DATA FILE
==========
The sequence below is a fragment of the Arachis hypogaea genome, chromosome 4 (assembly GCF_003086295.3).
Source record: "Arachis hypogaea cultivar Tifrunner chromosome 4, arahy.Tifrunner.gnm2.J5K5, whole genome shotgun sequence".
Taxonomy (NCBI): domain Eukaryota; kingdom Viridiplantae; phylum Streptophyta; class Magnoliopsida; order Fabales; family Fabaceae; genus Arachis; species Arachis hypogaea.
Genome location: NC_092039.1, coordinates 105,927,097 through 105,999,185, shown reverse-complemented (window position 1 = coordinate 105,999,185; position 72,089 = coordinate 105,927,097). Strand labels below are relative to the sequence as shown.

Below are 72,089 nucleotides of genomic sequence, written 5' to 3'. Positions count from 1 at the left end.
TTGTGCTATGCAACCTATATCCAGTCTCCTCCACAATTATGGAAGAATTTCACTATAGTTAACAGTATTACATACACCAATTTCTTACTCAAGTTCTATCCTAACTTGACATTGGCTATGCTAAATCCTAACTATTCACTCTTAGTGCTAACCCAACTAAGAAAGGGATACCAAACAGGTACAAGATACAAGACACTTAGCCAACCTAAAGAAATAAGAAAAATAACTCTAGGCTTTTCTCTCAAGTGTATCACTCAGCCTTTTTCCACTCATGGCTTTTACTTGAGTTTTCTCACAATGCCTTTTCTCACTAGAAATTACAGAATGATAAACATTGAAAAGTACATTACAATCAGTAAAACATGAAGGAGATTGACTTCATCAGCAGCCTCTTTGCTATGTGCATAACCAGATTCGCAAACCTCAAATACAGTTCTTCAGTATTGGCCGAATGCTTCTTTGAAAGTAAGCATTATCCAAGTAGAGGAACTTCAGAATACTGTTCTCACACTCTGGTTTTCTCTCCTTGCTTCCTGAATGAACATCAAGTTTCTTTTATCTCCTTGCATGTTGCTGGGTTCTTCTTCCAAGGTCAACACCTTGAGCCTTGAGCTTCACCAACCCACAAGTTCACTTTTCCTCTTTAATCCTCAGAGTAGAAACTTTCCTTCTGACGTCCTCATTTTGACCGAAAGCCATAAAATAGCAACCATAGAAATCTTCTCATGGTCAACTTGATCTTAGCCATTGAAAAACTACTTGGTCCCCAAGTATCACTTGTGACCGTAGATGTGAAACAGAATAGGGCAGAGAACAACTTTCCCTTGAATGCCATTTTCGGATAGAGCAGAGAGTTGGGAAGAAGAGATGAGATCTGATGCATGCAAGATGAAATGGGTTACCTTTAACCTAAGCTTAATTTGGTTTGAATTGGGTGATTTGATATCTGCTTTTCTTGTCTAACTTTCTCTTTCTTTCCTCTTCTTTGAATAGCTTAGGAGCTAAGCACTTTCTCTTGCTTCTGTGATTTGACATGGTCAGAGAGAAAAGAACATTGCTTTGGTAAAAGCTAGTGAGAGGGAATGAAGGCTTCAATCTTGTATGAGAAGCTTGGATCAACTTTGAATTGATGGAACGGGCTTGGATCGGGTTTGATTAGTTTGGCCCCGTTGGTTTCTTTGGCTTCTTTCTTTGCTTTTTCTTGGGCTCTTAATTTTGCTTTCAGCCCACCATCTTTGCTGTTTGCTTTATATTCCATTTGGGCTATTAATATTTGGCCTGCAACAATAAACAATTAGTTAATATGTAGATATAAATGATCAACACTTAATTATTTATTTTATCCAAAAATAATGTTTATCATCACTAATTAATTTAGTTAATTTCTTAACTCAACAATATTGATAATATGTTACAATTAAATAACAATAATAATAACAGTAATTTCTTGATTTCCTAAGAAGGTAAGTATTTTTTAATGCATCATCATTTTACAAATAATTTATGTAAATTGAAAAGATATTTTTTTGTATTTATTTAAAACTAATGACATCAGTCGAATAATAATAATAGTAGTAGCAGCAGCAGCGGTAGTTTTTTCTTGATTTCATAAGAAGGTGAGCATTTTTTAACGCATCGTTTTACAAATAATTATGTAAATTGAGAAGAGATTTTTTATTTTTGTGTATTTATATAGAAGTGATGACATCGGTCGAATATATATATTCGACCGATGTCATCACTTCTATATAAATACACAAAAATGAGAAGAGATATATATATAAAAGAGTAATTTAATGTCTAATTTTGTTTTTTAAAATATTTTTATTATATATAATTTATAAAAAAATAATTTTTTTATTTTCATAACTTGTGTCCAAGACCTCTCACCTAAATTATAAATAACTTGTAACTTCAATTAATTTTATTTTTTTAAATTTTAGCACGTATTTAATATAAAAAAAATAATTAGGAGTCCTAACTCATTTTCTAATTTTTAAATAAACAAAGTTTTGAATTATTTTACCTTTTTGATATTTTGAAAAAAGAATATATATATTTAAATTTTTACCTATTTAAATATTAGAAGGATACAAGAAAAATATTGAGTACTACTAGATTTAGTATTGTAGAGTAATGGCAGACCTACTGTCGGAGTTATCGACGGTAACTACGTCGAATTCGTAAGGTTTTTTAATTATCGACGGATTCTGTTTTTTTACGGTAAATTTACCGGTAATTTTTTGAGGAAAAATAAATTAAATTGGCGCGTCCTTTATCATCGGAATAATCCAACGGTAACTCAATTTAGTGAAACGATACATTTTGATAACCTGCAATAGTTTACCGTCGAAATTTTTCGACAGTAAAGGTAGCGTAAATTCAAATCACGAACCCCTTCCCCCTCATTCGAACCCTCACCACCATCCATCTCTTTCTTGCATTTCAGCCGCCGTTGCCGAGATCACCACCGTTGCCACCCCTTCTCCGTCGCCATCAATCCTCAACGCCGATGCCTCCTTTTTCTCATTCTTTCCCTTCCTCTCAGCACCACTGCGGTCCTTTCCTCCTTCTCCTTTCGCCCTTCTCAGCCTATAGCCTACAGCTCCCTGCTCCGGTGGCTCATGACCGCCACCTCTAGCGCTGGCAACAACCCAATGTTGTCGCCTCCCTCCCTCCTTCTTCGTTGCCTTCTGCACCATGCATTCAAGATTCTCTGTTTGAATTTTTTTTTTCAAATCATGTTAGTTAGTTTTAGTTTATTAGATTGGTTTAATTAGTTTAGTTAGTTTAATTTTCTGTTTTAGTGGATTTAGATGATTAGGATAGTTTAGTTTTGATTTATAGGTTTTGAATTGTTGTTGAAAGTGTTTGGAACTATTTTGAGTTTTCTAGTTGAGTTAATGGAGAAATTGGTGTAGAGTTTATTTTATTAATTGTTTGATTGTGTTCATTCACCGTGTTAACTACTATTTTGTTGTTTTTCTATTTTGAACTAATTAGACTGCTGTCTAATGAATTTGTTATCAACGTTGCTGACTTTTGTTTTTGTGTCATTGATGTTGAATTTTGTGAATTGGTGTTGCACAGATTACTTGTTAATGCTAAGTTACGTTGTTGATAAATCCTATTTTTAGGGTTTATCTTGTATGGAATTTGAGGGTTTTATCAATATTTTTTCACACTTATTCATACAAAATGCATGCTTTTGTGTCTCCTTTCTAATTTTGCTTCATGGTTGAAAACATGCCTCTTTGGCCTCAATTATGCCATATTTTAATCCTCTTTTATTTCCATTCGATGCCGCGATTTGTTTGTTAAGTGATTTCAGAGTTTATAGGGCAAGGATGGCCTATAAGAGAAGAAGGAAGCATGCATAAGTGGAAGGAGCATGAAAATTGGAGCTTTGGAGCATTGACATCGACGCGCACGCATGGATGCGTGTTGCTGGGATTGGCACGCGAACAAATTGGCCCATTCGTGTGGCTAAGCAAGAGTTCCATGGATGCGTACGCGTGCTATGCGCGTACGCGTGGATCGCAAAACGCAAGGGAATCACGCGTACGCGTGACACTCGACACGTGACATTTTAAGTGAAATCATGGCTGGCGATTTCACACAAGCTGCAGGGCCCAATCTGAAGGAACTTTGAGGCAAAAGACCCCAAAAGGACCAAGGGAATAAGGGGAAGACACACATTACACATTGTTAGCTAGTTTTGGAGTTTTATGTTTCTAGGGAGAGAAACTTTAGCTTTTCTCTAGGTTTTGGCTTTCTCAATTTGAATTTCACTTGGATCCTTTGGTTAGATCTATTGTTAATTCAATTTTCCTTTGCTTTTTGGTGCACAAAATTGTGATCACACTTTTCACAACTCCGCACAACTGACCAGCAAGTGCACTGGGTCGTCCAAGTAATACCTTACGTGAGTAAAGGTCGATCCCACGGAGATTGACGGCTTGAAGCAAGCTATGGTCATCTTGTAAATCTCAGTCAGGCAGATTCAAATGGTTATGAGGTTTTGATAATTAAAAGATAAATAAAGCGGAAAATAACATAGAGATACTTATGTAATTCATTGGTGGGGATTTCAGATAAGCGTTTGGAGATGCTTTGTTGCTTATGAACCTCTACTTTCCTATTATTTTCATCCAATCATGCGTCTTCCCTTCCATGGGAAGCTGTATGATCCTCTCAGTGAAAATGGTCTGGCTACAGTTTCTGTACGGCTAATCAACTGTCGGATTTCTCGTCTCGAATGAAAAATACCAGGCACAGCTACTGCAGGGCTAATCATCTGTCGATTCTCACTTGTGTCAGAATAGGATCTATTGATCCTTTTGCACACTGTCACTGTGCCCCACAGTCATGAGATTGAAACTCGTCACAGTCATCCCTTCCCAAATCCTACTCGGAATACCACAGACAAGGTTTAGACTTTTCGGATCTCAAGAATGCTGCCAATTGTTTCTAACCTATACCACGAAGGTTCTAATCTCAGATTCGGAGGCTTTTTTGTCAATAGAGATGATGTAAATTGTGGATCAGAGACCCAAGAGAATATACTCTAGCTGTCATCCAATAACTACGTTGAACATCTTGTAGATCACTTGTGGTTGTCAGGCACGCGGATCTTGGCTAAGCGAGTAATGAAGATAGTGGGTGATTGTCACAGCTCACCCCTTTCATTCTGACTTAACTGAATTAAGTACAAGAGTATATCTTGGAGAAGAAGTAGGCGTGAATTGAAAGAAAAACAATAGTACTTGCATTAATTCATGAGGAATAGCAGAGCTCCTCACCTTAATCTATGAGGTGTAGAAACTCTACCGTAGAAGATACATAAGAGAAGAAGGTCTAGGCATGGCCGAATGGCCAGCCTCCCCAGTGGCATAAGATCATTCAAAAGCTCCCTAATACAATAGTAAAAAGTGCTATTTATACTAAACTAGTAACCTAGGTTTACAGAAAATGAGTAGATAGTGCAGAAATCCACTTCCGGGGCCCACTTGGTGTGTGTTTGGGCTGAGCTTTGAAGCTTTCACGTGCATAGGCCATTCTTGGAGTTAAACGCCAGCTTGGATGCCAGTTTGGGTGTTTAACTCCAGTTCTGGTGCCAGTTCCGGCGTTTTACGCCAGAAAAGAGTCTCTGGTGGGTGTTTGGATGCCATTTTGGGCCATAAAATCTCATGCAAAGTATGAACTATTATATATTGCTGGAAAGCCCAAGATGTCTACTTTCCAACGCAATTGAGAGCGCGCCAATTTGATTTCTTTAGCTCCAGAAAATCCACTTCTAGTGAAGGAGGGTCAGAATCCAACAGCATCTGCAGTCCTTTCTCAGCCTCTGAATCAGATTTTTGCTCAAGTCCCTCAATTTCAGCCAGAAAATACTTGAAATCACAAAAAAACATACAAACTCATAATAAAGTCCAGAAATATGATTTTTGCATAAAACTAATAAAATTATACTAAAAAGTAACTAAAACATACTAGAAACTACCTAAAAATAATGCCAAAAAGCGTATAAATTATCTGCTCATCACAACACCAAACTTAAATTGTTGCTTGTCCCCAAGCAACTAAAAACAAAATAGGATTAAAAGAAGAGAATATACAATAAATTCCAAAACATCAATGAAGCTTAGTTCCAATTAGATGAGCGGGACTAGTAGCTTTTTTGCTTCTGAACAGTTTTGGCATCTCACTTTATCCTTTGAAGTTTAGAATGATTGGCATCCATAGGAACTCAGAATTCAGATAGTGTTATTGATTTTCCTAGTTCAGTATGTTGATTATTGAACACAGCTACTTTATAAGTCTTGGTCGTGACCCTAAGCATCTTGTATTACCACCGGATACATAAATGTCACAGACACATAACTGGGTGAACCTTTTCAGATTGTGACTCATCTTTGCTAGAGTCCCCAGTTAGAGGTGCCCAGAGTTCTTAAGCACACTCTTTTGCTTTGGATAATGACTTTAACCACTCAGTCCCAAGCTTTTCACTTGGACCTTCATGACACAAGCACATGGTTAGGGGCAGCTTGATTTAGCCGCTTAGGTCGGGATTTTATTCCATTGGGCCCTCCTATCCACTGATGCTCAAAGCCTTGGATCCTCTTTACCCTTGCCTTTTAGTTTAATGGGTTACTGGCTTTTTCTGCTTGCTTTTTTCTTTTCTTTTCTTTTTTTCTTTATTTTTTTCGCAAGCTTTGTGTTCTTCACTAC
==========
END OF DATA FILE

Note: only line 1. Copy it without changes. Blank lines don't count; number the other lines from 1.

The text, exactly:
The sequence below is a fragment of the Arachis hypogaea genome, chromosome 4 (assembly GCF_003086295.3).